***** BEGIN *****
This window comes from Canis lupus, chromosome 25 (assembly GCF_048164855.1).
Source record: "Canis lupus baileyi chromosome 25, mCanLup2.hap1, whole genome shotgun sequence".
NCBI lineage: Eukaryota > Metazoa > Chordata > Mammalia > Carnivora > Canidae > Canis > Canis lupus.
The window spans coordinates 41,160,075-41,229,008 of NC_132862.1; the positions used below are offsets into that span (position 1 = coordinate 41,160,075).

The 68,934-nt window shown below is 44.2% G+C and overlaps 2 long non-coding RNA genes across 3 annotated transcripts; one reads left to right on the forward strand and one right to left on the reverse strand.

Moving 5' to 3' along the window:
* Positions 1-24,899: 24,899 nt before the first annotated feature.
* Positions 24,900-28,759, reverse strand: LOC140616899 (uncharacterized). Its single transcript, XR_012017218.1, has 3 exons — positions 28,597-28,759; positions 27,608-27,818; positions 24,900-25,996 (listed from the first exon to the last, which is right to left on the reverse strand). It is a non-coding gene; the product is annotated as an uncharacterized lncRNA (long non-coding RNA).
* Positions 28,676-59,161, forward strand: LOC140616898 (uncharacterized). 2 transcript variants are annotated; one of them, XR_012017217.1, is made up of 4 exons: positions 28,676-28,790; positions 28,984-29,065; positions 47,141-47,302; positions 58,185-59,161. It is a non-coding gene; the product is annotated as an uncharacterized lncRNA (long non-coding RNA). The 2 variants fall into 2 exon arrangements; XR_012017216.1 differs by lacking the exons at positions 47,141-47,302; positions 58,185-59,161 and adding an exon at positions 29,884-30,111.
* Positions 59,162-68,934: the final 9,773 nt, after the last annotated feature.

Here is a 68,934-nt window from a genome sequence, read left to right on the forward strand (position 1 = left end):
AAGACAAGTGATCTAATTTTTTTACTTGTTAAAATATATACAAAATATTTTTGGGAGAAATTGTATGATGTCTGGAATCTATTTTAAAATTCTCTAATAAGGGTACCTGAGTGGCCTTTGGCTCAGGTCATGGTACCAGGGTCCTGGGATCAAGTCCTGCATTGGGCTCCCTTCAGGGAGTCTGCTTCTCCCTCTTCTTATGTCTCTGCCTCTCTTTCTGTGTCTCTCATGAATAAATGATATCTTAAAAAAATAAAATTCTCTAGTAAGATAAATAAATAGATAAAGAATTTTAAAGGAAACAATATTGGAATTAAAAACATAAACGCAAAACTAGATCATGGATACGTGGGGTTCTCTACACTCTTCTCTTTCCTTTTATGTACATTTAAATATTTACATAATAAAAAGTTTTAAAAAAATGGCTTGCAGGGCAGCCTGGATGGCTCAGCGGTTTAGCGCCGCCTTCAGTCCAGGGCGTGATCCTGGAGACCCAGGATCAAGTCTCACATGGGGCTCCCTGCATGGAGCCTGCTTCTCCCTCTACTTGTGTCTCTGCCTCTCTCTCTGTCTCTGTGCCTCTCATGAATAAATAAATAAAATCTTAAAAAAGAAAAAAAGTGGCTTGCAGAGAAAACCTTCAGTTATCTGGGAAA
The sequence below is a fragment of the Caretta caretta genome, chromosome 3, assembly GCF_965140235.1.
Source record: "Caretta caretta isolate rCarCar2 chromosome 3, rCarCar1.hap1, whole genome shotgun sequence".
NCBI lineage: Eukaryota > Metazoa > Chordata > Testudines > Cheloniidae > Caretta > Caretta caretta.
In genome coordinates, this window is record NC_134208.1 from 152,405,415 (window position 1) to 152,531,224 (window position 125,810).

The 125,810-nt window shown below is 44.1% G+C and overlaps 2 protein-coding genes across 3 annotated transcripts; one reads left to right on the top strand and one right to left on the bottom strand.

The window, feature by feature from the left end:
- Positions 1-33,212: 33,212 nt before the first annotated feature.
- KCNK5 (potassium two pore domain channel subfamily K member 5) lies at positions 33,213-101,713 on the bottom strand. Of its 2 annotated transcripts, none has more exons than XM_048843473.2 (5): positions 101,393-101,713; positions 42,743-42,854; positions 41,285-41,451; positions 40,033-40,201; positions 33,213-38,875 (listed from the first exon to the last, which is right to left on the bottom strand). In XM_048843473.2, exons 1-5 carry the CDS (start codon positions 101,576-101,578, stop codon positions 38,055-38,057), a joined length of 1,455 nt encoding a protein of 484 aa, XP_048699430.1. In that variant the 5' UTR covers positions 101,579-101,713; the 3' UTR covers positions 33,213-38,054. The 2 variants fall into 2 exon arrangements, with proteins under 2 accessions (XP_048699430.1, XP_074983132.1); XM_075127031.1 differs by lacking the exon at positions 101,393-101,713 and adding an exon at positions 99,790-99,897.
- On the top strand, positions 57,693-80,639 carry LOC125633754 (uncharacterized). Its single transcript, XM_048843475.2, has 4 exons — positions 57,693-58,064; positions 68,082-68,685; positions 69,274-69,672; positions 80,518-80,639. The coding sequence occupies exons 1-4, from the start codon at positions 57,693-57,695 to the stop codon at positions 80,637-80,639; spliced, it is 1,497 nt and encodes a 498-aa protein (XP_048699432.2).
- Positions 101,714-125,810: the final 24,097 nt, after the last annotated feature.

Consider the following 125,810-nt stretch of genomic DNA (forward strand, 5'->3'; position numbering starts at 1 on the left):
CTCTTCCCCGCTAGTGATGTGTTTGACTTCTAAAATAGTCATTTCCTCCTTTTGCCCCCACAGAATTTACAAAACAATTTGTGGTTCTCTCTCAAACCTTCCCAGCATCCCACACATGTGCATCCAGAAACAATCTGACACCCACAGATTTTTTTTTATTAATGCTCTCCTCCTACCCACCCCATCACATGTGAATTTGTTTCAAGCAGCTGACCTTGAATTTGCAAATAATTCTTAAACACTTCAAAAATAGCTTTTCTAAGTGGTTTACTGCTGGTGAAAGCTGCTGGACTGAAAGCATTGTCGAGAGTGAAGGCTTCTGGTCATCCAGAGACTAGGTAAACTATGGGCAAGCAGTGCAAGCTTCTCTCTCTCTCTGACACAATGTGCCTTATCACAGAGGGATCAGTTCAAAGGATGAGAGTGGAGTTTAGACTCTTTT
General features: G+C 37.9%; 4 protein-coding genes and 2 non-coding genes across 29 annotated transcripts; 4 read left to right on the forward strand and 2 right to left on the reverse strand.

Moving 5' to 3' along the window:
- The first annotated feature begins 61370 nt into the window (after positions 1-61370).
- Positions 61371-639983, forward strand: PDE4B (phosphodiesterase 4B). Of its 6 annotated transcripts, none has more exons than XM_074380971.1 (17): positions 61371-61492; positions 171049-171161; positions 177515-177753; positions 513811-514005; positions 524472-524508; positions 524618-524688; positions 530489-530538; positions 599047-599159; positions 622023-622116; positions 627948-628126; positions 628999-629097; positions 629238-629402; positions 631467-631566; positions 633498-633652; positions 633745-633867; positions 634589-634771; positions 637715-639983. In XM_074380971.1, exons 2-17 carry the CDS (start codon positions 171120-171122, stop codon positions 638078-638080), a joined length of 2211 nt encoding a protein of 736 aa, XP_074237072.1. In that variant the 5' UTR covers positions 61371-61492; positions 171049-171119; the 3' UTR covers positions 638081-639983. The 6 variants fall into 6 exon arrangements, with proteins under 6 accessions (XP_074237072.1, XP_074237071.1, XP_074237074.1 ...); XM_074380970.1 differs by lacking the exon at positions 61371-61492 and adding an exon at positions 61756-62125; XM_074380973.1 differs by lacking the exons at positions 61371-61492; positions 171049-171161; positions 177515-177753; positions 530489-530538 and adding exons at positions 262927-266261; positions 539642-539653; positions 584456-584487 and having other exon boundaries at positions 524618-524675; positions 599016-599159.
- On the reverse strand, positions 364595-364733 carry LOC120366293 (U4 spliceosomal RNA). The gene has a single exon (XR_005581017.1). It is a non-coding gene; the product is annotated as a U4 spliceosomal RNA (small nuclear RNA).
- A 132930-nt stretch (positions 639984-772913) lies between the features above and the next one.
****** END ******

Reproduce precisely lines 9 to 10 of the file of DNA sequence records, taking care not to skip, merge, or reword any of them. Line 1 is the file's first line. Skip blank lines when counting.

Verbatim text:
* Positions 28,676-59,161, forward strand: LOC140616898 (uncharacterized). 2 transcript variants are annotated; one of them, XR_012017217.1, is made up of 4 exons: positions 28,676-28,790; positions 28,984-29,065; positions 47,141-47,302; positions 58,185-59,161. It is a non-coding gene; the product is annotated as an uncharacterized lncRNA (long non-coding RNA). The 2 variants fall into 2 exon arrangements; XR_012017216.1 differs by lacking the exons at positions 47,141-47,302; positions 58,185-59,161 and adding an exon at positions 29,884-30,111.
* Positions 59,162-68,934: the final 9,773 nt, after the last annotated feature.